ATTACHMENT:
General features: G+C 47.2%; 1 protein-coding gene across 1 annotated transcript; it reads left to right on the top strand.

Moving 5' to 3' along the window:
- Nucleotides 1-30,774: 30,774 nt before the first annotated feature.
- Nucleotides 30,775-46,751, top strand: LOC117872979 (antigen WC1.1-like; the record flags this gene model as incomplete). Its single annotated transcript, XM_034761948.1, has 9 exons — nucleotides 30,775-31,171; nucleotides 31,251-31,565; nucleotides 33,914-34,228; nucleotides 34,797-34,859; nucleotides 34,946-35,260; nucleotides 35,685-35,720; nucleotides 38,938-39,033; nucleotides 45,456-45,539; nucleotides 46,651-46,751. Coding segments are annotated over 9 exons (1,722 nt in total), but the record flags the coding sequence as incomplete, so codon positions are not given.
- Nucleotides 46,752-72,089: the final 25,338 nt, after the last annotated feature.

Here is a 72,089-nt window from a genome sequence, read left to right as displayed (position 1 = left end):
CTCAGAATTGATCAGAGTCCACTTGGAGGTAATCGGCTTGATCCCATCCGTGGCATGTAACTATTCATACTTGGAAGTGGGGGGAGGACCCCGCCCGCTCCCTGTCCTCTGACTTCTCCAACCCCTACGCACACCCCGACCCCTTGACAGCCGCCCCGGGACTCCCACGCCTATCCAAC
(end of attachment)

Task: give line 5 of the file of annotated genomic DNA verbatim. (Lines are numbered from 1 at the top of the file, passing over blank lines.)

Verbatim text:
- Nucleotides 46,752-72,089: the final 25,338 nt, after the last annotated feature.